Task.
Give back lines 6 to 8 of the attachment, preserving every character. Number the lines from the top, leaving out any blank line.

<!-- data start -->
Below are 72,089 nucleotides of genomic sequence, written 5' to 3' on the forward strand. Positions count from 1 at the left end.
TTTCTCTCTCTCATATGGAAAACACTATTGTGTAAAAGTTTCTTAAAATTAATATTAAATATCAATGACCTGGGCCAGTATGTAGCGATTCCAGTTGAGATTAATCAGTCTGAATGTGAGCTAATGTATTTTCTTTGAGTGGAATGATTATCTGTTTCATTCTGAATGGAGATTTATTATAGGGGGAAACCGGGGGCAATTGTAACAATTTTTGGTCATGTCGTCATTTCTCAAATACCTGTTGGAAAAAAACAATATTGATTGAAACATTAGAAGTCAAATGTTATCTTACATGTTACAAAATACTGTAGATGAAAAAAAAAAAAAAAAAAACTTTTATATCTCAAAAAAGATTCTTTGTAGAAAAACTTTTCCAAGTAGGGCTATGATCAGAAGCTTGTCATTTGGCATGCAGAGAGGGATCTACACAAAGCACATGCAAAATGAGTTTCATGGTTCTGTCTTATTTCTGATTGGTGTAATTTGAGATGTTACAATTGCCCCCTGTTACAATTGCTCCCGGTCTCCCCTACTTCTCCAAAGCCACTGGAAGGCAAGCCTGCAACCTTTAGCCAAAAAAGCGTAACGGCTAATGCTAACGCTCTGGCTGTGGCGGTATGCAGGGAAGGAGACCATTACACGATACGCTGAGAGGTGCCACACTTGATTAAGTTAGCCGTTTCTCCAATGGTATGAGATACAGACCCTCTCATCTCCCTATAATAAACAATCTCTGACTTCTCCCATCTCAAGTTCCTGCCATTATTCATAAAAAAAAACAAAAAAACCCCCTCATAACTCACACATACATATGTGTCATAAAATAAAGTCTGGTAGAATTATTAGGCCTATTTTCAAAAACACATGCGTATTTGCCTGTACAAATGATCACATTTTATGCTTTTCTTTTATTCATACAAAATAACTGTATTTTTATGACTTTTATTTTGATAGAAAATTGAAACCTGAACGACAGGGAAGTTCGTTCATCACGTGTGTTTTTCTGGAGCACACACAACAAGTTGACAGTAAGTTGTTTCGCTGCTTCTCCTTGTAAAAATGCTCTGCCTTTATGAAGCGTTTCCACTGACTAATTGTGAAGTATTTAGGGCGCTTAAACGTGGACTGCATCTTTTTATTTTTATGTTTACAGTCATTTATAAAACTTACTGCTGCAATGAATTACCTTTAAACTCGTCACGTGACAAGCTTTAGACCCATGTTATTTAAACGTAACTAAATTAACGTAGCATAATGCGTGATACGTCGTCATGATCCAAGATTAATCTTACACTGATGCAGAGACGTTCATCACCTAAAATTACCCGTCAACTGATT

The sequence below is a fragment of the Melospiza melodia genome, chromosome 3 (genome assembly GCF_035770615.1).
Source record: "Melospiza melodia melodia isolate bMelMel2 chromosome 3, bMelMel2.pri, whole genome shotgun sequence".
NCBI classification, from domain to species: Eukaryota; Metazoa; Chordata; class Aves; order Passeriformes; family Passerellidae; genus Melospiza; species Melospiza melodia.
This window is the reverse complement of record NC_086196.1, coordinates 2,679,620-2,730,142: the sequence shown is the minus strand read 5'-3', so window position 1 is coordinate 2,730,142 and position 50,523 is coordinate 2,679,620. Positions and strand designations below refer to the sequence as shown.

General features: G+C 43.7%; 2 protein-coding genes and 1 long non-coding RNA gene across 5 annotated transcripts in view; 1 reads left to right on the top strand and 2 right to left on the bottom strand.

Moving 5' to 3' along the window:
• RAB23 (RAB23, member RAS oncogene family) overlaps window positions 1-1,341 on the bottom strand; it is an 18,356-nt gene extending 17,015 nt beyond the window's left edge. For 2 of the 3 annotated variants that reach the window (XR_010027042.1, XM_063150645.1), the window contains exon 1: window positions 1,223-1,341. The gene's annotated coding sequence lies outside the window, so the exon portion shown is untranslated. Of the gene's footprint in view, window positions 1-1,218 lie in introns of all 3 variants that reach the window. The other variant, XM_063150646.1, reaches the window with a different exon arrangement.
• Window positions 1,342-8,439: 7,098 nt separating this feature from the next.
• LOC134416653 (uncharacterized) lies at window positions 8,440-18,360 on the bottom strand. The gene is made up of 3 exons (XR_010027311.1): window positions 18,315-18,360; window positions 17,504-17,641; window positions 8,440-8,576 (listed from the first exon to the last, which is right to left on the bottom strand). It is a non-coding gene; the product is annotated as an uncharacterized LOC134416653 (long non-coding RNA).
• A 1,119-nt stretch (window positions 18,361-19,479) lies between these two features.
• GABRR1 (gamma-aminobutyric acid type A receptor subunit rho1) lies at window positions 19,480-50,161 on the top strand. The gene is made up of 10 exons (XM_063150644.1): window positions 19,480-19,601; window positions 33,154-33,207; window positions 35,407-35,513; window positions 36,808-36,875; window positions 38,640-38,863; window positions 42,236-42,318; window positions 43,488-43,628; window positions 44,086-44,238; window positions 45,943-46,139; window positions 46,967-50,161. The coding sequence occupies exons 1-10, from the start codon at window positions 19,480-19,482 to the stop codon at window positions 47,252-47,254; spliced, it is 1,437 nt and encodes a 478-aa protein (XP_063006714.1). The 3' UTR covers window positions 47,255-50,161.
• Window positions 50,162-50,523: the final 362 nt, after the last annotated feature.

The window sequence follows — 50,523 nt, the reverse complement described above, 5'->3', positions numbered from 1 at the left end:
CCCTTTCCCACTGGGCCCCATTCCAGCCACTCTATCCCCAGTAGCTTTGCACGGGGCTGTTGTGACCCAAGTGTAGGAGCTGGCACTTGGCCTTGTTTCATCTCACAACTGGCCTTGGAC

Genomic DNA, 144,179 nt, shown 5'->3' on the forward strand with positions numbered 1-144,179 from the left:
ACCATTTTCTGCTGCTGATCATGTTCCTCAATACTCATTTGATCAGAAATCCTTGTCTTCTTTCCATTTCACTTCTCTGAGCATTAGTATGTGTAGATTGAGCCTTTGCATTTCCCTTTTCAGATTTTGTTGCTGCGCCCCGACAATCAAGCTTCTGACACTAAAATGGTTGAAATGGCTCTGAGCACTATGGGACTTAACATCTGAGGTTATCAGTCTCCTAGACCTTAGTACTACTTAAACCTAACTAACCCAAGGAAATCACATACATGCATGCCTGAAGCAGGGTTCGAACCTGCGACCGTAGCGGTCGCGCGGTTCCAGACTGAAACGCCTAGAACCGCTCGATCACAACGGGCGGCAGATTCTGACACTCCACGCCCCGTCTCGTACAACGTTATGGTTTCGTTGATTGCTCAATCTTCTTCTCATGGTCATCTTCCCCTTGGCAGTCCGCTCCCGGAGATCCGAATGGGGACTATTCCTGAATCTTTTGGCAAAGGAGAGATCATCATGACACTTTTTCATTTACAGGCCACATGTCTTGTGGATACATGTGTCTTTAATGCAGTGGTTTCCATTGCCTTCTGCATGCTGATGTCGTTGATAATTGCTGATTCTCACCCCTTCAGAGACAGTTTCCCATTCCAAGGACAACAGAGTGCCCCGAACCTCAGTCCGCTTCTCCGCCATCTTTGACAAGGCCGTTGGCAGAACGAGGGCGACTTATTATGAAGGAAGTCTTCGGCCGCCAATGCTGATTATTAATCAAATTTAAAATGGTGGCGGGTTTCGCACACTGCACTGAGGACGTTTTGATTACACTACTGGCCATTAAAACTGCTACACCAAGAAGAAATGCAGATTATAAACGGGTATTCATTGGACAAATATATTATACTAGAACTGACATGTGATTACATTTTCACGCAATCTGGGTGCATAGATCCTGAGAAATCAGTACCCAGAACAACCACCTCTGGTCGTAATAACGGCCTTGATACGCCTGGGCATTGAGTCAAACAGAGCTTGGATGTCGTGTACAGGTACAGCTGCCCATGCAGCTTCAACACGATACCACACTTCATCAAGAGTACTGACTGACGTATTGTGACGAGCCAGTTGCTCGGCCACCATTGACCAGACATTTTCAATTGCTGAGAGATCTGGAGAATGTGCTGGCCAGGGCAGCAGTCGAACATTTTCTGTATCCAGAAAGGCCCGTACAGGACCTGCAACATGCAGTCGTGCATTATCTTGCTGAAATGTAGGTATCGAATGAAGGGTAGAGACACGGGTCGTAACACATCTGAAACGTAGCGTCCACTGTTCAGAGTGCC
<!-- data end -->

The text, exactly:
This window is the reverse complement of record NC_086196.1, coordinates 2,679,620-2,730,142: the sequence shown is the minus strand read 5'-3', so window position 1 is coordinate 2,730,142 and position 50,523 is coordinate 2,679,620. Positions and strand designations below refer to the sequence as shown.

General features: G+C 43.7%; 2 protein-coding genes and 1 long non-coding RNA gene across 5 annotated transcripts in view; 1 reads left to right on the top strand and 2 right to left on the bottom strand.

Moving 5' to 3' along the window: